The opinion of the court was delivered by: Honorable Avern Cohn
MEMORANDUM REGARDING CONFLICT OF INTEREST
This is a criminal case (Detroit Case). Defendant is charged with a multitude of offenses. Defendant went to trial on the charges. The jury could not agree. The Court declared a mistrial. Defendant's counsel in the case were permitted to withdraw. A retrial is scheduled to begin in early July. Defendant has retained new counsel in the person of attorney Richard Convertino (Convertino).
Defendant is also scheduled to go to trial in an unrelated case in early June on charges of conspiracy to commit bribery (Southfield Case). In this case, there is a co-defendant, Mary Waters. She is represented by Convertino. Defendant is represented by attorney John McManus.
As a consequence of Convertino's representation of Waters, the government filed a motion in both the Detroit Case and the Southfield Case styled Government's Motion for Hearing Regarding Conflicts of Interest and Possible Attorney Disqualification The Court and the judge assigned to the Southfield Case held a joint hearing on the government's motion, at which they inquired in detail into the potential conflict flowing from Convertino representing defendant in the Detroit Case and Waters in the Southfield Case. A redacted transcript of the hearing has been docketed (Doc. No. 170).
The government acknowledges that to the extent there is a conflict of interest in Convertino representing Waters in the Southfield Case, Water has validly waived any conflict. The government, however, says this is not so in the Detroit Case because, in the government's view, defendant has not properly waived any conflict. The government is wrong.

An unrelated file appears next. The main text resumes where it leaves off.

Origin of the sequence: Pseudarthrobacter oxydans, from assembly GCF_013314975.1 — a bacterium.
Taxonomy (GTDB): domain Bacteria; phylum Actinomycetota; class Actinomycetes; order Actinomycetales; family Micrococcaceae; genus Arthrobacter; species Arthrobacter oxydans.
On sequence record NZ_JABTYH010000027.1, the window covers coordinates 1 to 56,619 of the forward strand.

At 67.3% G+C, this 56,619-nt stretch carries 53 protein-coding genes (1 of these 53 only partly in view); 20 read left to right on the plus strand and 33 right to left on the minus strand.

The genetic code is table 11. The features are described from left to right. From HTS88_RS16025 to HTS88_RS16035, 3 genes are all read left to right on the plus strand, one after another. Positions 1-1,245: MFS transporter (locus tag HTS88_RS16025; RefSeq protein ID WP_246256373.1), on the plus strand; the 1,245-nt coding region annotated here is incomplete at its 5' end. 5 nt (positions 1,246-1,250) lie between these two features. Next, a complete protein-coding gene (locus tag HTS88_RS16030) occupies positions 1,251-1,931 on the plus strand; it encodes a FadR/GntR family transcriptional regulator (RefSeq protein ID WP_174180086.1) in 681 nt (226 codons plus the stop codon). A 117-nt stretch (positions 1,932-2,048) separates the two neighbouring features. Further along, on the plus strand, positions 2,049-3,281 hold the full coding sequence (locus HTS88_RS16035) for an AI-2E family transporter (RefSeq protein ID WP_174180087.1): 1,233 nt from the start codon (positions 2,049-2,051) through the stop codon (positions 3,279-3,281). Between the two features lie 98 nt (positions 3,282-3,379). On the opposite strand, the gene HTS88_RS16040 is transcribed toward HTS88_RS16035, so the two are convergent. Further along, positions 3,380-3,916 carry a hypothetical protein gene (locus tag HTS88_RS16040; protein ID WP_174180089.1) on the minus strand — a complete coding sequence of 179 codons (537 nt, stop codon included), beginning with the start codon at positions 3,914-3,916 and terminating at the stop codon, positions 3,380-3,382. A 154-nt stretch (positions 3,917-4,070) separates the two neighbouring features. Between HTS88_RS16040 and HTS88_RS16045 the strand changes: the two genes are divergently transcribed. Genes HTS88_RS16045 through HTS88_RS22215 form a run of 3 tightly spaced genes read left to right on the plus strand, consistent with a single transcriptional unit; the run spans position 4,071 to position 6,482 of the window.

The Court is satisfied that defendant is knowledgeable and fully informed as to the potential conflict of interest occasioned by Convertino's representation of Waters in the Southfield Case and Convertino's representation of him in the Detroit Case. The Court is also satisfied that the totality of the record shows defendant has voluntarily, knowingly and intelligently waived the potential conflict of interest.
As stated in United States v. Reese, 699 F.2d 803, 805 (6th Cir. 1983):
[E]ven if an actual conflict of interests or a strong likelihood of conflict is demonstrated the defendant must be given an opportunity to waive his constitutional right to conflict-free representation. A voluntary waiver of this constitutional right, knowingly and intelligently made, must be honored by the court in the absence of compelling circumstances.
Defendant has had the opportunity to waive his constitutional right to conflict-free representation and has done so. There are no compelling circumstances to cause the Court to reject the waiver. Convertino may represent defendant in the Detroit Case.
AVERN COHN UNITED STATES DISTRICT JUDGE
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